This Recipe uses:
- Deep pie crust
- Fresh spinach
- Heavy cream
- Cheese (gruyère, cheddar, goat cheese, etc.)
I suppose a spinach and cheese quiche is one of those indispensable French recipes, that every French person has in their arsenal. Quite easy to make and comes out well every time.
I should note that while quiche is considered a French recipe, there have been variations of quiche in both Italian and English cuisines since the early 13-14 century. The most well-known type of quiche is the Quiche Lorainne (recipe here), which is filled with bacon lardons and cheese.
But if you don’t eat pork, or a looking to incorporate a few veggies, a spinach and cheese quiche recipe is the answer. (Note: there is no Cuisine Police who says you can’t add a few lardons to your spinach and cheese quiche! Allez-y, we are not going to judge 😉
Now you could make your own pie crust for the quiche, but in the interest of saving time, I usually go with the store-bought pâte brisée. In France, we get 2 main types of pie crusts for savory dishes, pâte brisée which is shortcrust type dough, and pâte feuilletée which is more of a puff pastry (but also without sugar).
I prefer the shortcrust type for this recipe since the puff pastry type is not as strong on the bottom. I recommend deep-dish pie crust that is thick and sturdy, such as Mrs. Smith’s Deep-Dish Pie Crusts or Whole Foods Pie Shells.
For the spinach, it may be tempting to use frozen spinach, but I advise against it. You have to wait for it to thaw and dry before using it in the quiche otherwise, not only will it be a rather soggy mess, it will take ages to cook. Use fresh spinach that has been rinsed and spun dry and your recipe will be better for it.
In terms of cheese, I like gruyère, mozzarella, or cheddar. These are quite easy to find shredded or sliced in local grocery stores. My favorite though is cheddar and goat cheese together, which I find adds an extra note to the spinach.
Other optional ingredients
I’ve kept the recipe simple below but as I mentioned above, you can always add a few additional ingredients if you want. If you would like to add some meat, small pieces of smoked salmon or bacon lardons go quite well in a quiche.
You could also add some sausages. However, for bacon lardons and sausages, you should cook them in a pan beforehand. Chop them into small pieces after cooking, and add them to your mixture before putting it in the oven.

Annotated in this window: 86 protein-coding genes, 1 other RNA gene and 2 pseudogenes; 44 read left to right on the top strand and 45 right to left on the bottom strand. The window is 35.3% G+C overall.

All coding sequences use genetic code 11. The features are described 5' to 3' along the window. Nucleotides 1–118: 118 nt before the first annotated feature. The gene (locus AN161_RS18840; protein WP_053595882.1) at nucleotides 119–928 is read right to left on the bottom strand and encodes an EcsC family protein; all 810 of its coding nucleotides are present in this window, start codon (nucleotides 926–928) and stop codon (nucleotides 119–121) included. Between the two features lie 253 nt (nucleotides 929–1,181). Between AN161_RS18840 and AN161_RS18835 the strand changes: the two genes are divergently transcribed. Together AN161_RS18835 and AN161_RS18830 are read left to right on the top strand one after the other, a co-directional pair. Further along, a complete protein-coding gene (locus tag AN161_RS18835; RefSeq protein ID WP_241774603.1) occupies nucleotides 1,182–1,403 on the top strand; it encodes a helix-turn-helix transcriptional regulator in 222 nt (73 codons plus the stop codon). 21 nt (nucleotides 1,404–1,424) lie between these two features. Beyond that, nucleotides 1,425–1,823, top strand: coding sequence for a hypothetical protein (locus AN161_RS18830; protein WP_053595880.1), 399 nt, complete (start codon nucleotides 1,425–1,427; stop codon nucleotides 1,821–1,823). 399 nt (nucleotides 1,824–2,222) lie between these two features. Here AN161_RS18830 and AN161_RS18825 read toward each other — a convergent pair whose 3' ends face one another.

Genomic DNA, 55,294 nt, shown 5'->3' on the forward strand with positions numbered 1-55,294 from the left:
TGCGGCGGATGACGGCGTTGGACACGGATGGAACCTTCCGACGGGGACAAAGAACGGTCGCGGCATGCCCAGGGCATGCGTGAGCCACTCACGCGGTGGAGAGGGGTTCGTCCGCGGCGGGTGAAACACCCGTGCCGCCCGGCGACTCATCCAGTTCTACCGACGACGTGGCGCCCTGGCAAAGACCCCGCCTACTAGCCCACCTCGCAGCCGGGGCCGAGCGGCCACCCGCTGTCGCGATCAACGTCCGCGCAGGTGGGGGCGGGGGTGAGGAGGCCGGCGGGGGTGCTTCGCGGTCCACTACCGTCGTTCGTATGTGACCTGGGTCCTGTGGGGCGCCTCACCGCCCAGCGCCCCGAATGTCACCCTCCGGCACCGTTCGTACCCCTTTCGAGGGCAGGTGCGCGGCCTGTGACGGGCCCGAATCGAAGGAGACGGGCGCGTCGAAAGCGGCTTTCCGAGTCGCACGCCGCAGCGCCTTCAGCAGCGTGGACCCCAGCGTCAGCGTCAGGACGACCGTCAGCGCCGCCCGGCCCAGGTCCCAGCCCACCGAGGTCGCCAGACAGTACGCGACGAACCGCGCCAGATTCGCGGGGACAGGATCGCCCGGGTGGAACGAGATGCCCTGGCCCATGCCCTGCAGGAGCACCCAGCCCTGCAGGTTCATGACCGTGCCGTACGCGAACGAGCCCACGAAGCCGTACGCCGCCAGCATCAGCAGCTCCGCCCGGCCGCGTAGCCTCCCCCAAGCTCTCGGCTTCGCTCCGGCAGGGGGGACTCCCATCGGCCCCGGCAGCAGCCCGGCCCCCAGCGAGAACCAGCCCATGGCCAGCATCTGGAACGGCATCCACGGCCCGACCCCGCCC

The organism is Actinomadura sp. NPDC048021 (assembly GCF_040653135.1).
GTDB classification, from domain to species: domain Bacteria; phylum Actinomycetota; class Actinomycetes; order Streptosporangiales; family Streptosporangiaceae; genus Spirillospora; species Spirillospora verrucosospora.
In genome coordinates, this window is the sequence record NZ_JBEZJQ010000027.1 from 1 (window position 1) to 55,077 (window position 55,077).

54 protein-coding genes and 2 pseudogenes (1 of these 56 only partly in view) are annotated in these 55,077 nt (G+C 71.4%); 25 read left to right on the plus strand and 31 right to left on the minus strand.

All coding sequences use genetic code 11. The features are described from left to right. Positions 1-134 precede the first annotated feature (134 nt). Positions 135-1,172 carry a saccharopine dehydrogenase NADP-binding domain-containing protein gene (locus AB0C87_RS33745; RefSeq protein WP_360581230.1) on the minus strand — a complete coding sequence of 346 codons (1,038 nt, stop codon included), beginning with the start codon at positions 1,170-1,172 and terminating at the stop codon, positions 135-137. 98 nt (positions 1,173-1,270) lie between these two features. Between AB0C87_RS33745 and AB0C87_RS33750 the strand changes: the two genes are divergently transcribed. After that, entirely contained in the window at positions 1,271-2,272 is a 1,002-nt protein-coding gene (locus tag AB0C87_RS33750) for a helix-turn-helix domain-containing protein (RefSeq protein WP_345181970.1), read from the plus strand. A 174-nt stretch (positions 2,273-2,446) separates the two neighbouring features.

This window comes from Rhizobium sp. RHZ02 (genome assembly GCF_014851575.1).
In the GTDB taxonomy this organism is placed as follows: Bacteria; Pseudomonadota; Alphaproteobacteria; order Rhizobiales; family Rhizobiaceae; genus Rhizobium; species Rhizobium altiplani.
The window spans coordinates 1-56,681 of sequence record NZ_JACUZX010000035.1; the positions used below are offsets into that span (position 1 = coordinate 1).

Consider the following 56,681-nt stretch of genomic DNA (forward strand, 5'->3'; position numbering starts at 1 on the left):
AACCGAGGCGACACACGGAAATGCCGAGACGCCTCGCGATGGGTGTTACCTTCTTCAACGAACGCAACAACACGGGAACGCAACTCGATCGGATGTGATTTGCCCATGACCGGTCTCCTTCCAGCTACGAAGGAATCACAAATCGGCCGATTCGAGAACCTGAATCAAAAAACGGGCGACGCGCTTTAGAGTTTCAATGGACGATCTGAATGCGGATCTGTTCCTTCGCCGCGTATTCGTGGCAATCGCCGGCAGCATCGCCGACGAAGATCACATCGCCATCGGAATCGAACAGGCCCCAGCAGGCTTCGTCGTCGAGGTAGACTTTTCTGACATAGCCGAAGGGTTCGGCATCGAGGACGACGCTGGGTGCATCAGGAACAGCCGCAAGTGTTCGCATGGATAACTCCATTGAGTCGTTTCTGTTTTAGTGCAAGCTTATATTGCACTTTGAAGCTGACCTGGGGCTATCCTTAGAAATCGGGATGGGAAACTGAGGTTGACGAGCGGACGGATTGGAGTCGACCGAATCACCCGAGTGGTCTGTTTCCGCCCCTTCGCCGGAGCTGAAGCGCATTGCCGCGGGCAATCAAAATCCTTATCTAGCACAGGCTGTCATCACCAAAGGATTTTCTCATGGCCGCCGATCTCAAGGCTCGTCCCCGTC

Another great option is to add chopped white mushrooms or button mushrooms to the quiche.
☞ READ MORE: ABC of French Cuisine (the Food Dictionary)
Frequently asked questions
What to serve with it?
I usually serve it with a salad of mache, cherry tomatoes, cucumbers and balsamic vinaigrette. A vegetable soup, such as leek soup or tomato soup also goes well with the quiche. Add a baguette as well for an additional French touch.
What wine should you serve with it?
Can you freeze a quiche?
As long as you put in an airtight container, an unbaked quiche should be fine. You can also use an already frozen crust before filling it, so that it won’t absorb as much moisture.
If the quiche is already baked, wait for it to cool to room temperature before freezing it in an airtight container.
- 1 deep dish pie crust
- 300 g (10 oz ) of spinach
- 5 eggs
- 35cl (1.5 cups) of crème fraïche (heavy cream)
- 1.5 cups of shredded cheese (either goat cheese, gruyère or cheddar)
- 1/2 teaspoon of ground garlic
- Pinch of salt and pepper
- Preheat the oven at 180C (375F).
- Place the pie crust on a baking pan and pierce lightly all over with a fork (around 2 inches apart).
- Beat the eggs and heavy cream in a large bowl.
- Add the spinach, cheese, salt, and pepper.
- Spread the mixture across the pie crust.
- Place in the oven for 40 minutes or until the top crust is browned.
- Serve while warm.
Nutrition Information:Yield: 4 Serving Size: 1
Amount Per Serving: Calories: 358Total Fat: 69gSaturated Fat: 21gTrans Fat: 1gUnsaturated Fat: 31gCholesterol: 283mgSodium: 1002mgCarbohydrates: 530gFiber: 325gSugar: 60gProtein: 421g
Note: We are not certified nutritionists and these estimates are approximate. Each individual’s dietary needs and restrictions are unique to the individual. You are ultimately responsible for all decisions pertaining to your health. This website is written and produced for informational purposes only.
If you enjoyed that, check out our other classic French recipes that are easy to prepare, as well as the traditional quiche lorraine recipe, which has less spinach and more bacon lardons. Bon appétit and à bientôt !